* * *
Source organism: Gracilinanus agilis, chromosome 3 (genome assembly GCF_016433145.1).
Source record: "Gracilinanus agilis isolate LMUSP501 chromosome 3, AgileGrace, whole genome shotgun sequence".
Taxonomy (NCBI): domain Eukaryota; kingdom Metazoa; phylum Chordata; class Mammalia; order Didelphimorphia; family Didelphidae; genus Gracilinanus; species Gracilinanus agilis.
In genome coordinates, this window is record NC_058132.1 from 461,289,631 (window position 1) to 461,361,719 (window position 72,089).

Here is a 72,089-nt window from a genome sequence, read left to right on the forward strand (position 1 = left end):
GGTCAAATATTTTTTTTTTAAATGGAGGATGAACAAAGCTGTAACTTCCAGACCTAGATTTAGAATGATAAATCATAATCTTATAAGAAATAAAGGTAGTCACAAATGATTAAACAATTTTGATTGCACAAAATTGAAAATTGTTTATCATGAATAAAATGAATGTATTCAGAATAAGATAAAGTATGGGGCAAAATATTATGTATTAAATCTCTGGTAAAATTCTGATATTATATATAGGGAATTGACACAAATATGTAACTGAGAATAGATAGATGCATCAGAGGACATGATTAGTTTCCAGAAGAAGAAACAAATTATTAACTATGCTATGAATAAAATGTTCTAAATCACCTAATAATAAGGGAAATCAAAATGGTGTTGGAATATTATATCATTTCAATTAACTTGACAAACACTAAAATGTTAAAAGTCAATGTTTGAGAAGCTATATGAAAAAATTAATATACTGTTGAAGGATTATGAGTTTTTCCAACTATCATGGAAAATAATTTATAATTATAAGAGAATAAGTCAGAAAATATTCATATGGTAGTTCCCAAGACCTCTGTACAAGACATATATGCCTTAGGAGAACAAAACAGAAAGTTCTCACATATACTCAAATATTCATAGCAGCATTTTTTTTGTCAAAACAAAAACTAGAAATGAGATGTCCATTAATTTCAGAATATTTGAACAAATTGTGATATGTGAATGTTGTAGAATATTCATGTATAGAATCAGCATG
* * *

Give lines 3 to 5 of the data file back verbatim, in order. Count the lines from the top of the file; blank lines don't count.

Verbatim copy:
Taxonomy (NCBI): domain Eukaryota; kingdom Metazoa; phylum Chordata; class Mammalia; order Didelphimorphia; family Didelphidae; genus Gracilinanus; species Gracilinanus agilis.
In genome coordinates, this window is record NC_058132.1 from 461,289,631 (window position 1) to 461,361,719 (window position 72,089).

Here is a 72,089-nt window from a genome sequence, read left to right on the forward strand (position 1 = left end):